Beekeeping Forums banner

1 - 9 of 9 Posts

·
Registered
Joined
·
20 Posts
Discussion Starter · #1 ·
3.4 medium supers, close to 115-120 pounds.

The honey tastes a little (no, a lot) like pear. There are no pear trees anywhere around, lots and lots and lots of wild blackberry and black locust. The honey is a light golden color. Any ideas on why the pear-y taste?

My mentor joked that the old lady next door bought those gigantic cans of canned pears from Costco, opened 'em up and sat the juice outside for the bees to rob. Lordy, I hope not!
 

·
Registered
Joined
·
1,322 Posts
doesn't make any sense, perhaps a blended honey black locust has a unique taste, not particularly pear flavored though--seems like the "blended honey " have a flavor superior to the " pure " honey.
 

·
Registered
Joined
·
20 Posts
Discussion Starter · #6 ·
barry42001 said:
doesn't make any sense, perhaps a blended honey black locust has a unique taste, not particularly pear flavored though--seems like the "blended honey " have a flavor superior to the " pure " honey.
Yeah, I posted the Pear-taste remark wondering if anyone had similar experiences with theirs. I'm a beginning winetaster, my wife and I have joined a wine tasting society, and we're pretty much new-bies at the whole thing. When tasting wines, you generally compare the taste to something else you're familiar with. Each person has a different experience. A wine that tastes like "almonds" or "apricots" to me may taste "buttery" to you. I think honey may be a little different. I know there is an unmistakeable & distinctive pear flavor to it, and it just could be simply the result when numerous floral sources are blended in the right ratios into a flavor "cocktail."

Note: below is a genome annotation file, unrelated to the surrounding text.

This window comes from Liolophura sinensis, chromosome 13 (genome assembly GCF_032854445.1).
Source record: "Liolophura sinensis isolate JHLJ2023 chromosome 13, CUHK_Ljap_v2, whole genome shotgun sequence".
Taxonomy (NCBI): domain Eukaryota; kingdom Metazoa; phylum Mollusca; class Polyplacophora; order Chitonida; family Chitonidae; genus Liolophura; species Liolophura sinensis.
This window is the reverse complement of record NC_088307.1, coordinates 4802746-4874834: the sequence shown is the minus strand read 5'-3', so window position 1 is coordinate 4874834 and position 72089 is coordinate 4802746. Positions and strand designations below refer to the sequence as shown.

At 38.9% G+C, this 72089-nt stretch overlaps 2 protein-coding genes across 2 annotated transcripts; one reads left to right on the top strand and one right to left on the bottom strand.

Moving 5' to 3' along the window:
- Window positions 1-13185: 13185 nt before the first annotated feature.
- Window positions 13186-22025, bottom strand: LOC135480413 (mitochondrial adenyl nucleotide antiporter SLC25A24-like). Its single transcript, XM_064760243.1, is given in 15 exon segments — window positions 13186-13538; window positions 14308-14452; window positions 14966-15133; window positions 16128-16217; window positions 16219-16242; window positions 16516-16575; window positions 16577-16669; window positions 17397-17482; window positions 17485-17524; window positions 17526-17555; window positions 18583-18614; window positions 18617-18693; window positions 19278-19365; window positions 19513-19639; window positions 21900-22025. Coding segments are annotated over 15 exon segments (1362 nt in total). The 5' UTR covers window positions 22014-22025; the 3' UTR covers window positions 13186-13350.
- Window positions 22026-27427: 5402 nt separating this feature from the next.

I'm pleased with the flavor, but it doesn't have that "traditional" clovery honey taste (you call it "pure" honey). I know it might be silly to say "traditional" honey-taste. What does "traditional" mean? When I go to (and everybody hold on to your britches when I say this) Cracker Barrel and ask the waitress for some honey, and she brings these little 1 square inch packets that you peel the top off, that (to me) tastes like standard run-of-the-mill golden honey. I think that stuff is from Sue Bee whose bees forage off the South Dakota open plains of wildflowers and clover. I'm really guessing here, I just don't know for sure.
 

·
Registered
Joined
·
379 Posts
Love your answer, BjornBee. One year I got a harvest that had a strong hint of apricot! Never did figure out where it came from but I sure wish the girls would visit that area again!
 

·
Registered
Joined
·
20 Posts
Discussion Starter · #9 ·
BjornBee said:
For my opinion on the matter, I would require at least three one pound jars to get the proper reading and diagnosis on the honey origin. :roll:

LOL! Oh, ok, there Bjorn :mrgreen:

...and if say, uh, :p I threw in a 4th jar, could we negotiate a free queen from your yard? ;)

It's all about the negotiation! :D
 
1 - 9 of 9 Posts
Top